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Director Melina Matsoukas and writer Lena Waithe strut their inventive filmic style in “Queen and Slim”; reminiscent of “Bonnie and Clyde”, a couple on the lam after an untoward incident triggered by the inadvertent death of a police officer; there are more differences than similarities between the two films; whereas Bonnie and Clyde were deliberate outlaws, savoring and initiating their malfeasance, Queen (sculptural Jodie Turner-Smith) and Slim (unstoppable talent, Daniel Kaluuya) are victims of circumstance; an African American couple on a first date, goes horrifically awry, when they are stopped by a lone white policeman on a dark, freezing Cincinnati street; the encounter careens shockingly out of control; Queen/”Angela Johnson” is an attorney who convinces Slim/”Ernest Hinds” that their only option is to flee the country; their mission to survive is fraught with cultural, racial divisions, infused with wonderful, at times humorous “grey” areas, no one or thing is purity personified; herein lies the mettle of this profoundly interesting movie.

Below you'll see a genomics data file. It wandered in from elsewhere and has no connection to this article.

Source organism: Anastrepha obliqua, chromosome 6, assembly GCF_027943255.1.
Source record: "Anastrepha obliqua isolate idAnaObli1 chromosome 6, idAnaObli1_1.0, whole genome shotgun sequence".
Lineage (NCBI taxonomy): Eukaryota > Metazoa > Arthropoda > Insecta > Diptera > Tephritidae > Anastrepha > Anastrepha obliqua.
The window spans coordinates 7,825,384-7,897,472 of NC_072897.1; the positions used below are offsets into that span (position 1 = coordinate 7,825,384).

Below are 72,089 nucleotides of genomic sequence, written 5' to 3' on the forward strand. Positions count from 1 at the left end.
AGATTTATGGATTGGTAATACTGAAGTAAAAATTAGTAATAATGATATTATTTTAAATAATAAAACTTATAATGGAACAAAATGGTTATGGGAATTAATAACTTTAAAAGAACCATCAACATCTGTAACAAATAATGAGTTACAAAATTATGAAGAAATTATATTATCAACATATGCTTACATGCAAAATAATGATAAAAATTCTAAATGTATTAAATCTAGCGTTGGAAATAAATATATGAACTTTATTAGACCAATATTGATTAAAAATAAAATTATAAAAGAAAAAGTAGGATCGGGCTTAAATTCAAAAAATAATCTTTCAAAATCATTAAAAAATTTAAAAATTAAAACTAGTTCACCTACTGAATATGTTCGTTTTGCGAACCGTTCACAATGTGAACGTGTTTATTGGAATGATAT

“Queen & Slim” harbor elements of greatness, but slips into predictability that squelches distinctiveness, leaving viewers vaguely unsettled, chagrined with its conclusion.





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